You can argue whether it's man-made global warming or naturally occurring cyclical climate change, but one thing's for sure: it's hotter than a $2 pistol down here in the South.
According to the National Weather Service, the killer heat wave that started in California last week is rolling across the U.S. and is already affecting the Midwest. Southern and Mid-Atlantic states will begin feeling the effects today and tomorrow. Heat advisories have been issued up and down the East Coast, and for states around the South including North Carolina and South Carolina and portions of Georgia, and Tennessee.
There are also related air quality advisories. As the high-pressure zones trap nitrogen oxide, sulfur, and particulate matter pollution, the intense heat begins to cook off the nitrogen oxide to create ozone, while cars and coal fired power plants operating at peak capacity (all-time record output in the case of TVA) provide raw ingredients for the toxic soup. (See here for a visual example of the results.)
Newspapers in the affected regions are warning residents. From the Durham/Chapel Hill Herald Sun:
If July was the proverbial frying pan, August is arriving as the roaring fire.
The forecasts for today and Wednesday call for highs of at least 100 degrees -- something that just-ended July, for all its swelter, didn't accomplish. The normal high is 89.
Heat indexes today and Wednesday -- a calculation that combines the impact of the heat and humidity on the human skin -- are supposed to top 110 degrees. That's the range in which heat exhaustion and heat stroke can occur.
Meanwhile, state officials have issued an air pollution health alert today for the Triangle area.
Forecasters predict Code Orange conditions, meaning the air quality likely will be unhealthy for several groups of people, including children who are active outside, people who work or exercise outdoors, and people with asthma, bronchitis, emphysema and other respiratory ailments.
From the Raleigh-Durham News Observer:
Temperatures are expected to reach the upper 90s today under mostly sunny skies. Combined with the humidity, it will feel more like 105 to 110 degrees. The National Weather Service has issued a heat advisory in effect from noon to 7 p.m. today, saying the heat and humidity will be especially dangerous for the elderly, young children and those in poor health.
Seniors are particularly at risk:
As 100-degree heat is projected to arrive this week, older people will be especially vulnerable as their hearts and lungs undergo extra stress brought on by the temperatures, said Dr. Jim Larson, emergency department medical director at UNC Hospitals in Chapel Hill.
"In general, you have less cardiovascular reserve -- your heart is not able to respond like when you were younger," Larson said.
[..] Few like this level of heat, but older people with chronic diseases and those on certain medications could have particular difficulty adjusting. In California, the heat wave's two-week stay is blamed in the deaths of 164 people, many of them elderly.
[..] People are also urged to check on older friends and neighbors, especially those without air conditioning.
Local officials with the aid of charities take on the problem in a variety of ways, including relief targeted for seniors:
One of the city's long-standing efforts that has proved effective is the city Police Department's Fan the Heat Program, which gives fans and window air-conditioning units to seniors and others.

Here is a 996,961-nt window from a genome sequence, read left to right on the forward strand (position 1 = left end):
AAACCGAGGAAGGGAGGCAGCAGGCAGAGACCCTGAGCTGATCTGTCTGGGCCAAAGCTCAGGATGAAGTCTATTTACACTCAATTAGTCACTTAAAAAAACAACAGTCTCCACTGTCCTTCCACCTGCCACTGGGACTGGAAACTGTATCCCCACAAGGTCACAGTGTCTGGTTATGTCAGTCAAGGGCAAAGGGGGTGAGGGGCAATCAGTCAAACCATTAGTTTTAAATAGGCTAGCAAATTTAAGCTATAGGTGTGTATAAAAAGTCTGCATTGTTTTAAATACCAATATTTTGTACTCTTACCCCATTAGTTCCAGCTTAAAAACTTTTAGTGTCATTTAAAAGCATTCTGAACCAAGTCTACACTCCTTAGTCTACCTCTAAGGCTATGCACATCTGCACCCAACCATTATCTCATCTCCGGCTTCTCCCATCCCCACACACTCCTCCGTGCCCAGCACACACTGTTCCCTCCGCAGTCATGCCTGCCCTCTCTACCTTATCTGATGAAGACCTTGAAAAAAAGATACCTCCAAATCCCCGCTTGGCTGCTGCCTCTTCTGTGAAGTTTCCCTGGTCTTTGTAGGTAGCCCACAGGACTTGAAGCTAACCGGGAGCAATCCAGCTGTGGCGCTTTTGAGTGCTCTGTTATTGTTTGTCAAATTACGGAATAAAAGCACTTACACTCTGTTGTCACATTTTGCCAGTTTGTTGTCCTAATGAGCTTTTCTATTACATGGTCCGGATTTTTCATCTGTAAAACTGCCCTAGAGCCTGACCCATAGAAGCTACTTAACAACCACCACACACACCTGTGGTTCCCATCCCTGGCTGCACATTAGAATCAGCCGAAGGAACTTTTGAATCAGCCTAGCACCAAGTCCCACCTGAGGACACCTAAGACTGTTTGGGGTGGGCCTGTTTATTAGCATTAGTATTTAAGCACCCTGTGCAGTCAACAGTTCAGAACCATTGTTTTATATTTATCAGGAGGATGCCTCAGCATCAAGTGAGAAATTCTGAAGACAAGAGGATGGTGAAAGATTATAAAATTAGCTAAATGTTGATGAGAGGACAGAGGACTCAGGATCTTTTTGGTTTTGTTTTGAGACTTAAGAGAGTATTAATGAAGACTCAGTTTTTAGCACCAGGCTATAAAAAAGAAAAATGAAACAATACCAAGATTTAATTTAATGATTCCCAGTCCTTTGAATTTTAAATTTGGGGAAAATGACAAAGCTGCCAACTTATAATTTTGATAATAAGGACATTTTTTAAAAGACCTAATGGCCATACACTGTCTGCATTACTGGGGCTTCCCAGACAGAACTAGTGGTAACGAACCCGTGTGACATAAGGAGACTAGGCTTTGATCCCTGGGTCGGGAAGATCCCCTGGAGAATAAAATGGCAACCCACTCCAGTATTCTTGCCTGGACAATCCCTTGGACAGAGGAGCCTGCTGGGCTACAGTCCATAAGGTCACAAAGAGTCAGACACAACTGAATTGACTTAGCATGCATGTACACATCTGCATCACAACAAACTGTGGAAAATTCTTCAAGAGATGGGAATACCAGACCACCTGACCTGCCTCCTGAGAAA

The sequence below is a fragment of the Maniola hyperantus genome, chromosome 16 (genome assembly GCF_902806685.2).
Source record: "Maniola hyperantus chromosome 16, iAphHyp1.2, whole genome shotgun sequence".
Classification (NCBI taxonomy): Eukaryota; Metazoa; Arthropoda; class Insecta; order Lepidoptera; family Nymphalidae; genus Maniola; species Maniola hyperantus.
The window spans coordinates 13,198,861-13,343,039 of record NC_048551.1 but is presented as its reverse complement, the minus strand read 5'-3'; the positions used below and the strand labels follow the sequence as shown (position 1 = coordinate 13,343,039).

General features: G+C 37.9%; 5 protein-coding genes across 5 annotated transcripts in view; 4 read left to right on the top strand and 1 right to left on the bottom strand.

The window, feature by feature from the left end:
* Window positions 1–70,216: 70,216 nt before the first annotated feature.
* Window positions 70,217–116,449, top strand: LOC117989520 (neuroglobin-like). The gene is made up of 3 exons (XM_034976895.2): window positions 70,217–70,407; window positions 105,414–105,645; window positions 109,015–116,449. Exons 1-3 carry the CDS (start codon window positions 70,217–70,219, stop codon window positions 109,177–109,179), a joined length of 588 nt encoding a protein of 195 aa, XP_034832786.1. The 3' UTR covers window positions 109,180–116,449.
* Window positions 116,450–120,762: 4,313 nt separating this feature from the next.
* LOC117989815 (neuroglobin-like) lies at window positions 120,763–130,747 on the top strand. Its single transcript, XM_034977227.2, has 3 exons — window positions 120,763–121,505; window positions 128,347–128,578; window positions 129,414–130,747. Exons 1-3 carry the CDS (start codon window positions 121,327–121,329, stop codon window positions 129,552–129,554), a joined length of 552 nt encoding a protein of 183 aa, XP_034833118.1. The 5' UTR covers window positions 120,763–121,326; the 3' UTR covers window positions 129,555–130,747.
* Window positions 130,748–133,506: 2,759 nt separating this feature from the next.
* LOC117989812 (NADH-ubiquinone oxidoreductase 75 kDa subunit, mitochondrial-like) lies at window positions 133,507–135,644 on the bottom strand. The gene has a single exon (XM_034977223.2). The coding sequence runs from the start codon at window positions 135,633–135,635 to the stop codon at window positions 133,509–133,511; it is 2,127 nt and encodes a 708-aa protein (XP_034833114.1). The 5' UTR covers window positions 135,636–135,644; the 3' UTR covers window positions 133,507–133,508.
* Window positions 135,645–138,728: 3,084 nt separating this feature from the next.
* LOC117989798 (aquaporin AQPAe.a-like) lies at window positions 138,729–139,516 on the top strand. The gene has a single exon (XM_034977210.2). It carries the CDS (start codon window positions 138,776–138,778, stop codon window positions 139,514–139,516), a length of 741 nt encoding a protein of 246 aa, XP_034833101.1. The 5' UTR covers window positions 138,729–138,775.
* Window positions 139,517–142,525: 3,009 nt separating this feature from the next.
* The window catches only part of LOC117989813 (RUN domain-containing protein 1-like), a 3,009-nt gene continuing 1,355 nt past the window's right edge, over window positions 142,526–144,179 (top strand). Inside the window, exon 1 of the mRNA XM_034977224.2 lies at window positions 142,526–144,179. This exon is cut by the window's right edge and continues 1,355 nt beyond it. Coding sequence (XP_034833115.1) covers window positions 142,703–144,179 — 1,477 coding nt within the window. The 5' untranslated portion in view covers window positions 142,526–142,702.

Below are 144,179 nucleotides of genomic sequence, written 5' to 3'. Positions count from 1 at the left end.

On Monday, Walker and Ella Scott, a senior whom Walker takes care of, had one delivered to their home.
"It's heartbreaking to see how some people live," said Cpl. Ron Felder, who, along with fellow officers, delivers the fans and units. "But when we come out and install (the units) and they feel that coolness for the first time, it's so rewarding."
Walker's new unit is the 17th the officers have installed this summer. Also, they've delivered about 75 fans to seniors and physically challenged people.
Last year, they delivered 150 fans and 25 air conditioners. If numbers hold, the program is on track to provide more units and fans than in any previous year.
The homeless population also feels the effect of the heat:
Knoxville's homeless population feels the heat perhaps more than anyone else. But area ministries and shelters have a co-operative effort to help shield them from the elements.
"We essentially offer a mercy shelter called Operation White Flag," said David Bryant, director of operations and communications at Knox Area Rescue Mission.
Working with the Volunteer Ministry, they provide a day shelter when temperatures exceed 90 degrees or drop below freezing, Bryant said.
On Sunday evening, the Knox Area Rescue Mission sheltered 200 men and 59 women overnight, even though they only have 200 beds for men and 40 for women.
"With the spikes in temperatures we're seeing winter-like crowds," Bryant said. "Usually we don't have these kinds of numbers in the summer."
Bruce Spangler, vice president of program ministries said people may also receive water and heat education.
"We attempt to educate guests to evacuate heat and hydrate," he said, "We try to remind them of that."
Infants and small children (and family pets) left unattended in cars are also at-risk. Temperatures inside an enclosed automobile can rapidly reach 140 degrees, and serious injury or death can result in a matter of minutes. If you see a small child (or a pet) locked in a car on a hot day, call 9-11 immediately.
(Ed. note: I would never advocate destruction of personal property such as breaking out a car window, but if I saw a distressed infant in a locked car in 90+ degree weather I would let my conscience be my guide).